Despite her international upbringing, the Ambassador came to NATO with “certain prejudices and a lack of knowledge”. But she was ready to take on the challenge and to learn. “I had management skills, but I was indeed unfamiliar with the military side. I also came as a women to a very masculine world.” She described the two sides in NATO – military and political. “The military give advice to the political side, and vice versa. The military are very task oriented, which I quite like. Give them a problem, and they will try to solve it. They know what they can do, and they do that very well. But they also know what they can’t do, they don’t pretend. Politicians, diplomats pretend we know it all."
My time at NATO was most interesting. I could clearly use many of my previous skills, from my drugs control cooperation working on Afghanistan earlier in my career, to my gender-and thorough EU-knowledge”. As Steve Jobs said, ‘we have to connect the dots’. When I first came to NATO, I had a certain prejudices, but it was in fact easier to work with the military than I had expected, they respect the hierarchy, and they recognise what they know and do now need to know. It was my role as ambassador to provide the political and holistic view to ongoing matters”.
Assigned for three years to NATO, the Ambassador stayed 7 years from 2007 to 2014. “I enjoyed it a lot, both the issues and the working environment, travelling each year to Afghanistan to visit our Swedish troops stationed in Kabul and in the Balkh province”.
On Monaco “I presented my credentials here in Monaco as the second Ambassador of Sweden to Monaco in February 2015. I decided that during my time as ambassador to Monaco, I wanted to raise stronger awareness and interest for Monaco in Sweden and for Sweden in Monaco. We are presently, together with the Monegasque authorities preparing a major event focusing on the “ocean and the environment” as a key issue of common interest. Sweden became a member in the UN Security Council on January 1st,2017, and made commitments to focus on environmental issues and saving the oceans, in support, not the least of, the Small Island Nations in the Caribbean and Pacific. For some island nations, it’s a make or break situation.”
Along with Fiji, Sweden took the initiative to hold a UN-Summit on the oceans this June in New York. Monaco has a particular interest and knowledge for instance on acidification. Then, on October 12th and 13th, Monaco will together with Sweden host a conference, focusing on the Baltic and Mediterranean Seas with Swedish and international researchers, as well as the wider public, the shipping industry, and relevant economic actors.Talking trade Asked about Brexit, the Ambassador said the EU can survive Brexit, but “it’s very important how the UK behaves and how we treat the UK".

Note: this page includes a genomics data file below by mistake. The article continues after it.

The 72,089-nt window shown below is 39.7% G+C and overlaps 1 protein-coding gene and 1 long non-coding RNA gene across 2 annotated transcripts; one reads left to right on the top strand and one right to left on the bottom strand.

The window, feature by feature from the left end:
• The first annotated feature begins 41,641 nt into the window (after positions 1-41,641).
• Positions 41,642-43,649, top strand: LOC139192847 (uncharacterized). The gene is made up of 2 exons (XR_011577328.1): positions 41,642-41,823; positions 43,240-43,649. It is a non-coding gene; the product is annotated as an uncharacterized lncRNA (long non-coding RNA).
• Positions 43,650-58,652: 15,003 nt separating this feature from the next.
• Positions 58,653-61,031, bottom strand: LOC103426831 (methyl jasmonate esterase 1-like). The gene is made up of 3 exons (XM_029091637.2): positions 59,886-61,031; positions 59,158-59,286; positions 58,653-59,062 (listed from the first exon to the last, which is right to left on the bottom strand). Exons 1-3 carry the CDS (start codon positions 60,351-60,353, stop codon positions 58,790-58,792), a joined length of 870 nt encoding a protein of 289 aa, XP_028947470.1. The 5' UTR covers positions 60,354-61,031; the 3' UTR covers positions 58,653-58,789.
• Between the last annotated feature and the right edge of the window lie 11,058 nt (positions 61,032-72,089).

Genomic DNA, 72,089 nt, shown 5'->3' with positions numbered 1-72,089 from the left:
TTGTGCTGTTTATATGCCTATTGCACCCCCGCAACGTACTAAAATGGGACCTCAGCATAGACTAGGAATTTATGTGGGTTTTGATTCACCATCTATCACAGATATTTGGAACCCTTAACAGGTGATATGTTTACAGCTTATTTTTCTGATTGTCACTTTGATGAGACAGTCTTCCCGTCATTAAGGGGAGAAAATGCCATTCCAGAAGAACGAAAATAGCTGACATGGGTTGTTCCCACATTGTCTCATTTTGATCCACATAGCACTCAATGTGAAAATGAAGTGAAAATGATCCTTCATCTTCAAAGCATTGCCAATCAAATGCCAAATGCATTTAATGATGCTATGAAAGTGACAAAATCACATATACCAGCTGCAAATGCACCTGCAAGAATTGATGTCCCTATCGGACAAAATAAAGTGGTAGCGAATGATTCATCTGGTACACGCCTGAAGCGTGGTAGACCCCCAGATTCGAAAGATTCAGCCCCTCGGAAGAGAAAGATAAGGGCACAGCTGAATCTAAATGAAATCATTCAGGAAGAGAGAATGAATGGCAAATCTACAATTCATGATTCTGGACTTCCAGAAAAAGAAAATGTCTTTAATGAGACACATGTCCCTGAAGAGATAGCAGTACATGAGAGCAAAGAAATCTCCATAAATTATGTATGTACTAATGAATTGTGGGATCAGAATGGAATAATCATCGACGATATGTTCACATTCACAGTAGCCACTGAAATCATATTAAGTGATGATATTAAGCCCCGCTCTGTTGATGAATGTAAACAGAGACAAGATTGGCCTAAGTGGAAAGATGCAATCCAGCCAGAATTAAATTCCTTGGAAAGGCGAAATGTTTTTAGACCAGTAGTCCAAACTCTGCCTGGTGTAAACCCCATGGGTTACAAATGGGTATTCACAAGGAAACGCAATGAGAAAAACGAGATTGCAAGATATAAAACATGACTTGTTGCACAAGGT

Asked about Brexit, the Ambassador explains that Sweden regrets strongly that the UK is leaving the EU. We had much in common with the UK. However, the EU can survive Brexit. It will now be very important to see how the UK reacts and we hope to find a common agreement on the exit but also on our future relations with the UK.”
Sweden, the Ambassador notes, “has strong ties with the UK – in terms of global outlook, free trade, and development – and we’re quite like minded. The UK is a key ally, as we have around 110,000 Swedes living in the UK, but we cannot have a situation where an EU country that is leaving is better off outside than inside. This would otherwise undermine the EU and EU-cooperative. The balance has to be right.”
As a medium sized EU-country, “Sweden cannot allow ourselves to be protectionist or to have a nationalistic approach. Our welfare system is dependent on a strong and open economy and therefore a strong export market.
“We don’t see the world as a big threat, but view international trade cooperation as an opportunity. We are quick to adapt, and reform is a way to keep up with changing times, including a more digital world today. Fifty percent of our GNI comes from export, of which 70% is to the EU market. And yes, TTIP, the trade agreement with the US was and remains a high priority for Sweden. Also in the future.”Sweden exports more than €5.5 billion to France, while imports to Sweden from France come in around €5 billion, with cars, manufacturing goods and electronics. Sweden exports frozen fish, fuel, pharmaceuticals and, of course, car manufacturers, Scania – the first completely Swedish-built car – for buses and trucks, and Volvo trucks, which merged with Renault, is one of the largest employers in Lyon. Monaco exports to Sweden almost €10 million a year and Sweden is ranked 17th in Monaco’s export market. On the other side, Sweden’s exports to Monaco, transport equipment and foodstuffs, is about €2 million.
Imports and exports between France and Sweden are “two sides of the same coin”. “Both imports and exports to France are as important to us,” Ambassador Wand-Danielsson stated. “And France has the same approach to help SMEs to grow. Stockholm is trying to help French companies to get access to the Swedish markets. While I have done road shows in France, and can see that Sweden is quite advanced in many key areas of the green economy, not the least linked to the transport sector.
"Big companies like Volvo and Scania have done the necessary transformation to make the transport sector environmentally friendly – in Stockholm city, 85% of all local bus traffic runs on alternative energy. Scania does a lot with bio gas for busses, for example, where France, which still relies on diesel, is just starting. French legislation is catching up after COP21 so there are new market opportunities, and a change in mentalities. It has taken us 30 years to get where we are today."According to the Ambassador, there are 20,000 Swedes living in the South of France and 15,000 in the rest of the country, so 35,000 to 40,000 Swedes either living here or with second homes, enjoying the weather, the beautiful area and the healthy lifestyle. “Swedes living abroad like to keep the Swedish traditions alive, sometimes too much … If people decide to live abroad one should invest in the country. I have a diplomatic background, and that was always my parents’ advice. If you live in a place, you must live like you will stay there forever, and not think, I will only be here for three years and then I will move on. Otherwise you will never anchor yourself or your kids. For example, I don’t go looking for Swedish meatballs, at least not every week at least.” Article first published April 9, 2017.